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The Commodore Amiga A1200




These pages are intended to cover the options and enhancements that I have installed, or plan to install, in my Amiga A1200, other than the occasional passing reference, there will be few details of the vast range of Amiga options that were produced by Commodore and other companies.

A comprehensive list of Amiga hardware, including expansion options, can be found at


My Model A1200

The original A1200 is an all-in-one design, which has the CPU, ROMs, 2MB RAM and disk drive(s) installed in a single, wedge shaped, case. The basic A1200 has a 3.5" floppy drive installed, with disk access from the right hand side, and the option to install an internal 2.5" ATA hard disk. External drives can be attached via the PCMCIA, ATA and floppy drive expansion ports.


The 2MB RAM on the basic A1200 was more than adequate to run the majority of software when the machine was first released.



Why 2MB RAM is not enough

When the A1200 first released, much of the Amiga software was designed to run only from floppy disk, but nowadays, it is much more convenient and practical to run the software from either a real hard disk or a Compact Flash ATA "disk".

In addition, in an attempt to get the maximum performance from a given system, games programmers often directly wrote to the hardware, rather than using Operating System (OS) calls, meaning that some Amiga software designed to be run on specific hardware would fail when trying to load it onto a later, ostensibly compatible, Amiga.

Nowadays, a Shareware program called WHDLoad is available to cater for these scenarios, it allows for easy installation of floppy disk software onto hard disk as a disk image image and controls execution of the image and interaction with the Amiga hardware. Even though it is Shareware, the download version of WHDLoad does not appear to be crippled in any way, but registering will get rid of the opening "nag" screen and support the release of additional game installs. However, since WHDLoad is integrated with the OS and in fact, takes over the entire system, it requires memory to run.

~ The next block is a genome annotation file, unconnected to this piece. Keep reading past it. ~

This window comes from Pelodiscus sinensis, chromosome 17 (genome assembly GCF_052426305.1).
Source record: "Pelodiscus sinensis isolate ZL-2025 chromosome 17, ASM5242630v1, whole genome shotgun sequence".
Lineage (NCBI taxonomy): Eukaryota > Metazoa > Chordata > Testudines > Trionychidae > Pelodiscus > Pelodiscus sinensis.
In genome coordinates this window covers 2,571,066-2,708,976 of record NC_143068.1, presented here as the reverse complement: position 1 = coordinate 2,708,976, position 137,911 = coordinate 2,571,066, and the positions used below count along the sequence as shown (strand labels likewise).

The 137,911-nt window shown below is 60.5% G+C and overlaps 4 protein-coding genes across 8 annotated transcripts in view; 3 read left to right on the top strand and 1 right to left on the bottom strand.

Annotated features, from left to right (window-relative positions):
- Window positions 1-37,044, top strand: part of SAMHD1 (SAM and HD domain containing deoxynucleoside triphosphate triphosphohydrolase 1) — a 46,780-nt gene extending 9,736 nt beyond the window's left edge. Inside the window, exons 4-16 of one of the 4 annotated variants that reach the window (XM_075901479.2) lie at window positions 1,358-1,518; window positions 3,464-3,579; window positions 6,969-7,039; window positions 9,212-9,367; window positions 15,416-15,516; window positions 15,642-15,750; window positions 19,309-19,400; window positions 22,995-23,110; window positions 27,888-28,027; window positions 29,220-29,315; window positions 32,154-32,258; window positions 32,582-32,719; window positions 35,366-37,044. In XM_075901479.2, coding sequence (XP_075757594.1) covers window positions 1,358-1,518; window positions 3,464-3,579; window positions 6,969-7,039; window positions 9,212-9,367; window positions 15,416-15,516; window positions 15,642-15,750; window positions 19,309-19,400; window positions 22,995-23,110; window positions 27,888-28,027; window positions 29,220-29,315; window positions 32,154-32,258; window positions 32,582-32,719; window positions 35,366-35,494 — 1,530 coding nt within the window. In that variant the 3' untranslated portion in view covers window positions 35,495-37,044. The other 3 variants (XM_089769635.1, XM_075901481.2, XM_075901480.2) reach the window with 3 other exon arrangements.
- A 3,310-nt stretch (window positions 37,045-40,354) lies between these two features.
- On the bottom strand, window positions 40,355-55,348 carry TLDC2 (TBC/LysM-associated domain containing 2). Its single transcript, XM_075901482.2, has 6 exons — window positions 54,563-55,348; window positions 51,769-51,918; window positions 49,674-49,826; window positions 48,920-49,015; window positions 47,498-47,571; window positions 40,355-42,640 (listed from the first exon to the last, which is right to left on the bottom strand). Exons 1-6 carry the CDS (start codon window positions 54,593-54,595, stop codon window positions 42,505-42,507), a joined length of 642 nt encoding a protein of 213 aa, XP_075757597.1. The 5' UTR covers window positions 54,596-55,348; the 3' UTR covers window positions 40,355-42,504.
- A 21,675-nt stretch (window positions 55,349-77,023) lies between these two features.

The other significant advantage of additional RAM is the ability to use higher resolution Workbench screens. The examples below are from the Classic Workbench site, from where you can download a range of Workbench configurations optimised for a an A1200 with Workbench 3.0/3.1 and a range of RAM and CPU upgrades fitted.



Standard A1200 with 2MB RAM A1200 With Memory Expansion and Accelerator
Classic Workbench Lite

16 Colours, 640 x 256 Display

Classic Workbench ADVSP

16 Colours, 640 x 512 Display



An unexpanded A1200 barely has enough memory to run more than a limited number of games under WHDLoad and has a relatively small workbench area, so a RAM upgrade is more or less essential.


However, leaving aside any potential game compatibility issues, it is also possible to run games from mass storage media using emulated floppy drives - see the "Storage" page for details.


The upgrades that I am planning to fit to my Amiga are described on these pages :-





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